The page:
If he received pen time or a straight probation in his prior felony possession of a controlled substance case, he is no longer eligible for probation. If he is convicted in a trial in this new AADW, neither the jury nor the judge can consider a probation. However, the prosecutor can offer probation if a plea agreement is reached without a trial. Seek an attorney well versed in criminal law, especially one familiar with the Travis County district courts.
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Ms. Haines' answer is right on point. One thing I'd add, though, is to keep in mind that the prosecutor isn't the only one involved with this--the judge has to approve this or any other plea-bargain agreement. Usually, that's not that big a deal, but some judges are more proactive with that process than others.
Also, as you asked in your follow-up question, yes, deferred adjudication would be a legal possibility here, but I don't think you should hold your breath on that one. Deferred adjudication is intended to give defendants who have screwed up once a chance to get their lives back together without having a conviction that might derail their chances of being able to do that. If you've already got a felony conviction, that logic doesn't really apply.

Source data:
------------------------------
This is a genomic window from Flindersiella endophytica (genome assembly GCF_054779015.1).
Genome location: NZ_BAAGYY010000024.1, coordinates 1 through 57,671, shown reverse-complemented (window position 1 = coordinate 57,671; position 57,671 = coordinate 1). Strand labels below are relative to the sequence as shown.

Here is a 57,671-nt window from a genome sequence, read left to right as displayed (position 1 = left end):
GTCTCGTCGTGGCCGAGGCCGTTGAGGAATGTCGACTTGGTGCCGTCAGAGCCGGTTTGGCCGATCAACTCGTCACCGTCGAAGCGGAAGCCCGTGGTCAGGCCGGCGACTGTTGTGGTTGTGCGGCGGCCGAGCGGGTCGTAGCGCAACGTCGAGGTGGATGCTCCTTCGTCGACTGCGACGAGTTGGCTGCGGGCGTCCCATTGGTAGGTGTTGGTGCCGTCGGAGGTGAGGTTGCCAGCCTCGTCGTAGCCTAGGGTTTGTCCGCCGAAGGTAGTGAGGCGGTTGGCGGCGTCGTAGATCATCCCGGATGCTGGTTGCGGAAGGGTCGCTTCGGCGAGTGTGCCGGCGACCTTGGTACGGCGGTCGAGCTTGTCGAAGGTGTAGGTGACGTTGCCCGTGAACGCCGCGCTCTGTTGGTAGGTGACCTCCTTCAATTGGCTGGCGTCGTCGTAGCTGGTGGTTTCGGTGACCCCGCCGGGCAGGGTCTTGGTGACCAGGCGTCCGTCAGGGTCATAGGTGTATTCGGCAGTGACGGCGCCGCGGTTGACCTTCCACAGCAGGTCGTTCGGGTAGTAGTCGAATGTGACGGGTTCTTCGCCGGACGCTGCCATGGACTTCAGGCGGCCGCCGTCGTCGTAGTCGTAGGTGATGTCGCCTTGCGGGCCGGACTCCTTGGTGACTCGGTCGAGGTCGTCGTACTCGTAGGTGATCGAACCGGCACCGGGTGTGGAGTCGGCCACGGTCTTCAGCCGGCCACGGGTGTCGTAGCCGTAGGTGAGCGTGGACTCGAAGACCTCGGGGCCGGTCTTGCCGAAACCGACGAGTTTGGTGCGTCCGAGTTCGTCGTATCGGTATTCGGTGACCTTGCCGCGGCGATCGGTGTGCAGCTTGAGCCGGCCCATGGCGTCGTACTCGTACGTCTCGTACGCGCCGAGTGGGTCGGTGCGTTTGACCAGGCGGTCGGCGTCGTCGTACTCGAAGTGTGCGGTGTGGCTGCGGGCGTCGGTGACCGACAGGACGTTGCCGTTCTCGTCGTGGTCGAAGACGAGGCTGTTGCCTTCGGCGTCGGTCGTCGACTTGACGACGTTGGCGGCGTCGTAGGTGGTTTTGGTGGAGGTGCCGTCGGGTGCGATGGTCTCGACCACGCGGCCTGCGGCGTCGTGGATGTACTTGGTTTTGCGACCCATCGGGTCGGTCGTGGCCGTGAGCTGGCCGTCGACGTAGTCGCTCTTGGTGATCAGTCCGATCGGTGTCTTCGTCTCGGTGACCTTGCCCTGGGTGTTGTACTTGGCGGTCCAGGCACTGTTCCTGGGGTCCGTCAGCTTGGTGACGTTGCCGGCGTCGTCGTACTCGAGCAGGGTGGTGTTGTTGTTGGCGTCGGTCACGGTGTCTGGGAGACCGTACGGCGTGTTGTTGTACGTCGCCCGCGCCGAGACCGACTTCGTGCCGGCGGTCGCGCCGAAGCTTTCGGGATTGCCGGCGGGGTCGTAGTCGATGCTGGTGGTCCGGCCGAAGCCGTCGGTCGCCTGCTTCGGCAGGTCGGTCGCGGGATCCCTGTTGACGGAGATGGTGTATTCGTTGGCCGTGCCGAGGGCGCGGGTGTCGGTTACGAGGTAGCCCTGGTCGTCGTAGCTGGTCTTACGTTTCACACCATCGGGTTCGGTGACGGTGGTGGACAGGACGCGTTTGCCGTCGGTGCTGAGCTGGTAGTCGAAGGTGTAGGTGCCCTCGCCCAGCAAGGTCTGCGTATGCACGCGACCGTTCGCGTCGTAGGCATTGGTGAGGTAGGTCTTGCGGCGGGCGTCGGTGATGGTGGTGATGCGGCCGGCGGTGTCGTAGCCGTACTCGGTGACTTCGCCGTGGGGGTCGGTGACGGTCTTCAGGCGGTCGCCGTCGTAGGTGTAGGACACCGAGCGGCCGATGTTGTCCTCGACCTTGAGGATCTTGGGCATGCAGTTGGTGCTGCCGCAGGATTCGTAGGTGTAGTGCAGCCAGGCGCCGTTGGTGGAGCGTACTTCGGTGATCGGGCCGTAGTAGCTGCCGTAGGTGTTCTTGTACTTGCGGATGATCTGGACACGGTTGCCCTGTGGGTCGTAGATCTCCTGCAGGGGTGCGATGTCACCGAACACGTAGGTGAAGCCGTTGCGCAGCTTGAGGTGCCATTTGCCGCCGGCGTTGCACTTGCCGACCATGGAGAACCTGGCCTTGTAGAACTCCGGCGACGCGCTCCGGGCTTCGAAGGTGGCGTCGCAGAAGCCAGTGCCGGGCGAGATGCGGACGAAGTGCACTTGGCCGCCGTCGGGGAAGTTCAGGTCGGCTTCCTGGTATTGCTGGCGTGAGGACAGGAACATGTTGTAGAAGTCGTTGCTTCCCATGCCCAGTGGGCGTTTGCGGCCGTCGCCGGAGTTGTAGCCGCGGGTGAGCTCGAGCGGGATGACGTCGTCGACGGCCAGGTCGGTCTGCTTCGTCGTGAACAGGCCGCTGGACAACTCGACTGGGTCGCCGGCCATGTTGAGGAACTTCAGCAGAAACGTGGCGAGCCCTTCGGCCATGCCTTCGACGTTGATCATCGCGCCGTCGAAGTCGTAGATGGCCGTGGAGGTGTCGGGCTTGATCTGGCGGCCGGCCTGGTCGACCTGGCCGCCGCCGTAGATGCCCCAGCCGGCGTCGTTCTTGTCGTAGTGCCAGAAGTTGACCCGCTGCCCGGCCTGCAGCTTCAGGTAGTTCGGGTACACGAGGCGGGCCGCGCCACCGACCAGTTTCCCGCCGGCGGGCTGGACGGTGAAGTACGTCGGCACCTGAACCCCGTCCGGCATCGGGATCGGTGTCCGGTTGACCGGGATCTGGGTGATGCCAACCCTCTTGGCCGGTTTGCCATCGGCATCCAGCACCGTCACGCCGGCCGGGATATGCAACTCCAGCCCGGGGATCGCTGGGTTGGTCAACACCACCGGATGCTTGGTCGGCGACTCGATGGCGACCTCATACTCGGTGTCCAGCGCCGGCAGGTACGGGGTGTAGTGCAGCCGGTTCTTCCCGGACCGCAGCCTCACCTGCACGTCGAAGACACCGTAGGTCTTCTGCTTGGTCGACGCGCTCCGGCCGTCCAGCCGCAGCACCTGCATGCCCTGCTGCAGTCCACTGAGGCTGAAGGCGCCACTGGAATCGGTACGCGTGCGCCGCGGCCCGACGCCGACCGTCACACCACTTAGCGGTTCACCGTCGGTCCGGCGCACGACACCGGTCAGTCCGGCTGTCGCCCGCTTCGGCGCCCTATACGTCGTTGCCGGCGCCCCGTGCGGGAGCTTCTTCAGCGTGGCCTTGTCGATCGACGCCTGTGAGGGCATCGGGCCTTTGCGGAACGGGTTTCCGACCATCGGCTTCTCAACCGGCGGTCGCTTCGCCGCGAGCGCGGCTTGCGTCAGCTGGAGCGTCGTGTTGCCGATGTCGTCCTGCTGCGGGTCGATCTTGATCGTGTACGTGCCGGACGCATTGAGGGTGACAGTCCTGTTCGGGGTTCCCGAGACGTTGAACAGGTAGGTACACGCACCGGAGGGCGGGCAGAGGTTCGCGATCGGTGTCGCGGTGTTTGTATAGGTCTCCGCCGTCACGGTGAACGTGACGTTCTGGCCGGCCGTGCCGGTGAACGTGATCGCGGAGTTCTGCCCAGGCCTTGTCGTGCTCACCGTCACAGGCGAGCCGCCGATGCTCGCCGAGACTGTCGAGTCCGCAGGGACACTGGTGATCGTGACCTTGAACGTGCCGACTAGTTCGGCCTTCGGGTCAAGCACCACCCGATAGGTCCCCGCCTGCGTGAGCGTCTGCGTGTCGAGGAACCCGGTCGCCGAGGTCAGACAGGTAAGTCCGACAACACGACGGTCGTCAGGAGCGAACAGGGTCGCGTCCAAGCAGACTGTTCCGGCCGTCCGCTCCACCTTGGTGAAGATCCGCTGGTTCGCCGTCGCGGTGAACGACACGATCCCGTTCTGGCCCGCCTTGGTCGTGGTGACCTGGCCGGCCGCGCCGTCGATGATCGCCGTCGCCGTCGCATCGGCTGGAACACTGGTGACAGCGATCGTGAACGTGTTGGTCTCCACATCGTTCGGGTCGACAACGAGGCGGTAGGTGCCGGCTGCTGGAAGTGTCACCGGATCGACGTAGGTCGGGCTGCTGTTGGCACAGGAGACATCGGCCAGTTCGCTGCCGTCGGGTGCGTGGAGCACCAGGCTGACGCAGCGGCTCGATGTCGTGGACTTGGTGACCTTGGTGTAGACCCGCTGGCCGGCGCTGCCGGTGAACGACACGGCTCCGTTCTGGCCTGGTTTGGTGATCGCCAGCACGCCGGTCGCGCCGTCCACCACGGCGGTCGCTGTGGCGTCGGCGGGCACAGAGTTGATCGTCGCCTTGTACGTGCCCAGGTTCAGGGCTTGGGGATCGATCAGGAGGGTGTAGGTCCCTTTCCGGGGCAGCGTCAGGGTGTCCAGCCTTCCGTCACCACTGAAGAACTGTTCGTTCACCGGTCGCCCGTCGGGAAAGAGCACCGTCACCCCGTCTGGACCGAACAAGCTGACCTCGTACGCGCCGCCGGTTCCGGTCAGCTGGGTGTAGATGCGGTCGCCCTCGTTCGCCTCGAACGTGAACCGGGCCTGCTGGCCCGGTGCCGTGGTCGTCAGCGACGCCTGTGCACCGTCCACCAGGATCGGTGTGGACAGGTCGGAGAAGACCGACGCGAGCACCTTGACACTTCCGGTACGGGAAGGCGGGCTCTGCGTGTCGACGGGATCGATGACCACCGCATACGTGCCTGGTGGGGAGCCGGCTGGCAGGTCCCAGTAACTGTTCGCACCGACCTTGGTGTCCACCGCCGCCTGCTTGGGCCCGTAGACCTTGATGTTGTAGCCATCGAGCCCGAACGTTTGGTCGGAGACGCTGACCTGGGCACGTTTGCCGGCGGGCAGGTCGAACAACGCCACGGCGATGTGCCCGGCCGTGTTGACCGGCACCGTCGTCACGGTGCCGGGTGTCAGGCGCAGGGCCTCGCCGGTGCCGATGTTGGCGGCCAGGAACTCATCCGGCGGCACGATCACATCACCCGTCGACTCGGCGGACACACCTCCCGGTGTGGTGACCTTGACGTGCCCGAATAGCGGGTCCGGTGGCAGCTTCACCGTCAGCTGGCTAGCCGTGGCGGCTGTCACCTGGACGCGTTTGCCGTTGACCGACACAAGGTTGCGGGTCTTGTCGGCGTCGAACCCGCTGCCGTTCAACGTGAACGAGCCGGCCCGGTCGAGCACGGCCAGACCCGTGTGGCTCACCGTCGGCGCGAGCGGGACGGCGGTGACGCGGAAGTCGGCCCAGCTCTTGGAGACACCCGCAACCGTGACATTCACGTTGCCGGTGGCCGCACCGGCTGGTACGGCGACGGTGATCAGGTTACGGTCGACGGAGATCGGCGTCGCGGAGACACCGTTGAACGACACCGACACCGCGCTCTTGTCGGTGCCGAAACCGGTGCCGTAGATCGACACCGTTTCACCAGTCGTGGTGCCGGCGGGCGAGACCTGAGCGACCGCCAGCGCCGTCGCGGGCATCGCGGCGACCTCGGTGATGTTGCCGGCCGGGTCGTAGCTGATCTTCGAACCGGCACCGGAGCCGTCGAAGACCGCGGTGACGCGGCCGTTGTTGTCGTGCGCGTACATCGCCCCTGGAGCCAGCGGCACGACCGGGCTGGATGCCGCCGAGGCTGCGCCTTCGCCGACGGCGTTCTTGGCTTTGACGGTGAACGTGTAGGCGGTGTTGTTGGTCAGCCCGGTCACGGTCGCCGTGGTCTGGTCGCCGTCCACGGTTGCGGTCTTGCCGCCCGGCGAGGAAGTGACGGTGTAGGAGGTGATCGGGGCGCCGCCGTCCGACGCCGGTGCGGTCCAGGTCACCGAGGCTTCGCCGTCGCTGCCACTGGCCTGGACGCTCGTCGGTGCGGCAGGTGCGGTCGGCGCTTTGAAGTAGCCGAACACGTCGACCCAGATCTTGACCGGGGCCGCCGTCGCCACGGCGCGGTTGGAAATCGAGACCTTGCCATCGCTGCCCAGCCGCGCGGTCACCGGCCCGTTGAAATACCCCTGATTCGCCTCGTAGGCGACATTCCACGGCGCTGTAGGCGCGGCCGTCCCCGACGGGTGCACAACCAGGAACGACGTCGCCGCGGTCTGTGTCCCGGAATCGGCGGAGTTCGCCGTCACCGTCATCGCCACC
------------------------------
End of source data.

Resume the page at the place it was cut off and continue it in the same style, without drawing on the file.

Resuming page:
A person is authorized to use deadly force if they are facing the use of deadly force. Being physically confronted by 3 people might be deadly force. So it is possible that a person in this situation has a defense to the aggravated assault charge.
This is the kind of factor that a good criminal defense attorney can use to the client's advantage and possibly work out a deal for probation in a situation where at first blush it wouldn't seem likely.
Especially in Travis county where the prosecutors and judges are more reasonable than in other places, probation may well be an option if the facts of the case are right.